Basic Facts About Red Wolves
The red wolf is a smaller and a more slender cousin of the gray wolf. It is gray-black, with a reddish cast that gives it the color for which it is named.
© John & Karen Hollingsworth / USFWS
The red wolf’s diet consists primarily of small mammals such as rabbits and rodents. Also known to eat insects, berries and occasionally deer.
Almost hunted to the brink of extinction, the U.S. Fish and Wildlife Service rounded up fewer than 20 red wolves to be bred in captivity in 1980. As of 2007, approximately 207 captive red wolves reside at 38 captive breeding facilities across the United States. Thanks to these programs, more than 50 red wolves currently live in the wild.
Historically, red wolves ranged throughout the southeastern U.S. from Pennsylvania to Florida and as far west as Texas. Today, wild populations roam more than 1.7 million acres throughout northeastern North Carolina, including Alligator River National Wildlife Refuge and Pocosin Lakes National Wildlife Refuge.
Did You Know?
To enhance the genetic diversity of red wolves in the wild, the U.S. Fish and Wildlife Service Red Wolf Recovery Program places captive-born red wolf pups with wild mothers and their pups in a method called "fostering."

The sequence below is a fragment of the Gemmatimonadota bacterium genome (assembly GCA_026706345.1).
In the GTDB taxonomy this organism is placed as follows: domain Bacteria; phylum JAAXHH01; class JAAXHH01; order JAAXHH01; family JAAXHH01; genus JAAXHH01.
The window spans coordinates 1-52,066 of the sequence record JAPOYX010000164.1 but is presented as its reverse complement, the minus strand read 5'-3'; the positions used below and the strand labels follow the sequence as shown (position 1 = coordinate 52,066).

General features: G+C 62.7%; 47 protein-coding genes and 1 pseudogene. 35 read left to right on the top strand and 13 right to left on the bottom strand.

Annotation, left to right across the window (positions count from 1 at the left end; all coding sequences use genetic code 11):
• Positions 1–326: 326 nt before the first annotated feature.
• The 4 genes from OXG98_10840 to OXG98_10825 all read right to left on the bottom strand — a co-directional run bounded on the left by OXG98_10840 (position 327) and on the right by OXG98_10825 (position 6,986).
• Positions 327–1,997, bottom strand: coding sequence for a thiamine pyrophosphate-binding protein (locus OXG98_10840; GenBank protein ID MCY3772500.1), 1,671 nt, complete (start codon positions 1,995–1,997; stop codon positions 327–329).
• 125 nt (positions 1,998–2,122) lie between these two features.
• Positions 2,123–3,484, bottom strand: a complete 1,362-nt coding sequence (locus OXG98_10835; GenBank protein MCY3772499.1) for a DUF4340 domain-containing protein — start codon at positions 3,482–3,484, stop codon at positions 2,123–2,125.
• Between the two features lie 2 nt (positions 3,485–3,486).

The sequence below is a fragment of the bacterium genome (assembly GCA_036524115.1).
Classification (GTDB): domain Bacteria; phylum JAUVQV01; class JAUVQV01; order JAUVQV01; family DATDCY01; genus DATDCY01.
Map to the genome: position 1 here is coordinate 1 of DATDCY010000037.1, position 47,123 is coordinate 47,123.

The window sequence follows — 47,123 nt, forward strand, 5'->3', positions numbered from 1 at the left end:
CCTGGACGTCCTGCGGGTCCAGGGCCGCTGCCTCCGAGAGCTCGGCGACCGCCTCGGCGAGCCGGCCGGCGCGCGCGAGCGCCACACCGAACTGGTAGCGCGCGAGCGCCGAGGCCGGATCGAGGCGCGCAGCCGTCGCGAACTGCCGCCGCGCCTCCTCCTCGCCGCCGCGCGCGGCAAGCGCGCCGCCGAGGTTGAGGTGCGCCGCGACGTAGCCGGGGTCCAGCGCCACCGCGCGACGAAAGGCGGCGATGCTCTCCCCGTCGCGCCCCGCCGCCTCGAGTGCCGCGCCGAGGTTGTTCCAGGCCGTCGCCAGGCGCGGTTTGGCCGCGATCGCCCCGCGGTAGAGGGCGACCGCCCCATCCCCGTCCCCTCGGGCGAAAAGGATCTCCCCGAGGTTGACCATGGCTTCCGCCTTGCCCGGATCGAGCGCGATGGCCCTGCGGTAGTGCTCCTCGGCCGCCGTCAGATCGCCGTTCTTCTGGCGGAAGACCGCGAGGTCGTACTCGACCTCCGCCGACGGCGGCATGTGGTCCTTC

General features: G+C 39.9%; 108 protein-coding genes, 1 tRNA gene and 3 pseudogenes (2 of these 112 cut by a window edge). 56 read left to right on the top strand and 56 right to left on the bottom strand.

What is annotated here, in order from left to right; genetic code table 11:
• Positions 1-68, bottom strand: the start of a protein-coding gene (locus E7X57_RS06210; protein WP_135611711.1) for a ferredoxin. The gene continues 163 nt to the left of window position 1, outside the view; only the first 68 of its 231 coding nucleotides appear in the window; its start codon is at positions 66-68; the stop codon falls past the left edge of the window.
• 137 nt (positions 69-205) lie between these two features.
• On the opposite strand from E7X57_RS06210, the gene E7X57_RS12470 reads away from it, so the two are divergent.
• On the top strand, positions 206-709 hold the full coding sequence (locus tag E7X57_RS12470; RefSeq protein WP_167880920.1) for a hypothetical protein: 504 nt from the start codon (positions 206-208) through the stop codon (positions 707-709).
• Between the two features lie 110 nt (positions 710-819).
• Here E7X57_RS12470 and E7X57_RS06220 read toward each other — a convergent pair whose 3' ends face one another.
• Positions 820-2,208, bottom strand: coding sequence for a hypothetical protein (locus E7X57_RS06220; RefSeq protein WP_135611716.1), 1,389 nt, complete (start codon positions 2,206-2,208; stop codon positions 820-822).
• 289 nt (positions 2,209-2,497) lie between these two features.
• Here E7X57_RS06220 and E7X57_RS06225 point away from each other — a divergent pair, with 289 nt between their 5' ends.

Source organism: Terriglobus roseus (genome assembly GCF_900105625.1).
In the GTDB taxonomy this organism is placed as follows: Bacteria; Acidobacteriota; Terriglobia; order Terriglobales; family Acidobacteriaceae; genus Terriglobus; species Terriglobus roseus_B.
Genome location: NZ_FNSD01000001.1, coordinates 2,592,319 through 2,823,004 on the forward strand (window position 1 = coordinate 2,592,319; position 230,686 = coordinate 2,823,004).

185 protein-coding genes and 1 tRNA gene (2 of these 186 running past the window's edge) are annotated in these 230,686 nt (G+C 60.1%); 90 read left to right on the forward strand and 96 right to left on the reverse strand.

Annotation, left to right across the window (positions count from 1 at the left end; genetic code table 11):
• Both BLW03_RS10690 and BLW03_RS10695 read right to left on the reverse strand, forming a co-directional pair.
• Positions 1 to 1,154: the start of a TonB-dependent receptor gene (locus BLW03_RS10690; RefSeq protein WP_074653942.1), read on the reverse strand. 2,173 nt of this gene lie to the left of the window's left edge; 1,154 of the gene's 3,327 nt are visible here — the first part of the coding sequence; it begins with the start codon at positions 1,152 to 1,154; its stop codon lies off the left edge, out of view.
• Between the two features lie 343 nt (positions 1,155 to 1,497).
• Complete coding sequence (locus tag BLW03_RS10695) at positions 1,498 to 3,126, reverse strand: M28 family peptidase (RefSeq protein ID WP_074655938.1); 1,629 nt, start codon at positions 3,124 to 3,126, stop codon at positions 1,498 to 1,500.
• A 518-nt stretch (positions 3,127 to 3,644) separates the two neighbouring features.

Red wolves are primarily nocturnal (active at night), and communicate by scent marking, vocalizations (including howling), facial expressions and body postures.
Shy and secretive, red wolves hunt alone or in small packs -- complex social structures that include the breeding adult pair (the alpha male and female) and their offspring. Red wolves tend to form pair-bonds for life.
Size of the pack varies with the size of available prey populations. A hierarchy of dominant and subordinate animals within the pack helps it to function as a unit. Dens are often located in hollow trees, stream banks and sand knolls.
Mating season: Late winter.
Gestation: 60-63 days.
Litter size: 2-8 pups.
Height: About 26 inches at shoulders.
Length: 4.5-5.5 feet long (including the tail).
Weight: 50-80 lbs.
Lifespan: 6-7 years in the wild; up to 15 years in captivity.